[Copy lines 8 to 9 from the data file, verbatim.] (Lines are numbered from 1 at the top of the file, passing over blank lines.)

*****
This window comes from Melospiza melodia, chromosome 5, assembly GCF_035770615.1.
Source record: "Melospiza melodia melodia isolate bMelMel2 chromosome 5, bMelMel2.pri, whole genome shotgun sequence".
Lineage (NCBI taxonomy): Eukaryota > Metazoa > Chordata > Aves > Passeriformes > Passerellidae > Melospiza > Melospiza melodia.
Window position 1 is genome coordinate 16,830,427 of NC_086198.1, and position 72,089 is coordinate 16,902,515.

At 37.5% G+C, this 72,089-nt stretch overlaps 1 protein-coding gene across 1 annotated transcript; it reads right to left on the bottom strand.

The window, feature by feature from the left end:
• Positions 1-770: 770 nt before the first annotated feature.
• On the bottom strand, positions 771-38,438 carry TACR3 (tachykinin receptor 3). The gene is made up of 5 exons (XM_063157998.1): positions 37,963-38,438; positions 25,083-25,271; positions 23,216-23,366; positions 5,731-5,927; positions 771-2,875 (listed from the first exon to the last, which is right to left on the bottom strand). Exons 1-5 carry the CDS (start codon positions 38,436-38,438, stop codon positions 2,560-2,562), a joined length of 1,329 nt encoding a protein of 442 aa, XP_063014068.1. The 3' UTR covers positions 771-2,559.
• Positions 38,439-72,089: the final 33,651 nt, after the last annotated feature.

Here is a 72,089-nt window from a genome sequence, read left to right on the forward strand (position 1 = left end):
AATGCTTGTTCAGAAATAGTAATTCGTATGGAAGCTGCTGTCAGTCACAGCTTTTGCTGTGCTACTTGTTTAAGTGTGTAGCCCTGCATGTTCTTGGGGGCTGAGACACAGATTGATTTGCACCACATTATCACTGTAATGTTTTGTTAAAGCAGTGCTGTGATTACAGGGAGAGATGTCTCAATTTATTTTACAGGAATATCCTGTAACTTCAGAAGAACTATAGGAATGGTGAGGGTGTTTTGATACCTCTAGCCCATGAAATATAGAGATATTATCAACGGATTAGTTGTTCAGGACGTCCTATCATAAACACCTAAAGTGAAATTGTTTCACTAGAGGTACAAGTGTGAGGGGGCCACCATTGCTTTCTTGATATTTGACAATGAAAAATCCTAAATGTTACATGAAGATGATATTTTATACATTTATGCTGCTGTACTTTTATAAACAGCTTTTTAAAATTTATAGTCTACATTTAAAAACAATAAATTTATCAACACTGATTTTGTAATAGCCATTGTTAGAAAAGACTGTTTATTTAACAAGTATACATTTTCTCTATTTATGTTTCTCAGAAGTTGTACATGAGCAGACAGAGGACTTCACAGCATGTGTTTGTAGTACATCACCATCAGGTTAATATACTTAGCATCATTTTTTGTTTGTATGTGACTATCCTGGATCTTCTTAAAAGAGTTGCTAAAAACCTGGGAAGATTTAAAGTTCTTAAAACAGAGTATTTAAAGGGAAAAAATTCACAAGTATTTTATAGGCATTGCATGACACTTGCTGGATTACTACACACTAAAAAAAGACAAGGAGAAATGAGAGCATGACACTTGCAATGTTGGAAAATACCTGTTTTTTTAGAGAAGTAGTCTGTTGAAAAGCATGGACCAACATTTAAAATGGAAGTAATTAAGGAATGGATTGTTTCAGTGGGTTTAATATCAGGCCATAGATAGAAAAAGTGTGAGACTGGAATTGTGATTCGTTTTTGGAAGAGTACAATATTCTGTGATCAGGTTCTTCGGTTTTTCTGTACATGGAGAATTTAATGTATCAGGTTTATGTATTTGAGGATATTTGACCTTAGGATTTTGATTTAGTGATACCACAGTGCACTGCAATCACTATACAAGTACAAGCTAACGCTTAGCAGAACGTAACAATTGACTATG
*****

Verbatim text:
• On the bottom strand, positions 771-38,438 carry TACR3 (tachykinin receptor 3). The gene is made up of 5 exons (XM_063157998.1): positions 37,963-38,438; positions 25,083-25,271; positions 23,216-23,366; positions 5,731-5,927; positions 771-2,875 (listed from the first exon to the last, which is right to left on the bottom strand). Exons 1-5 carry the CDS (start codon positions 38,436-38,438, stop codon positions 2,560-2,562), a joined length of 1,329 nt encoding a protein of 442 aa, XP_063014068.1. The 3' UTR covers positions 771-2,559.
• Positions 38,439-72,089: the final 33,651 nt, after the last annotated feature.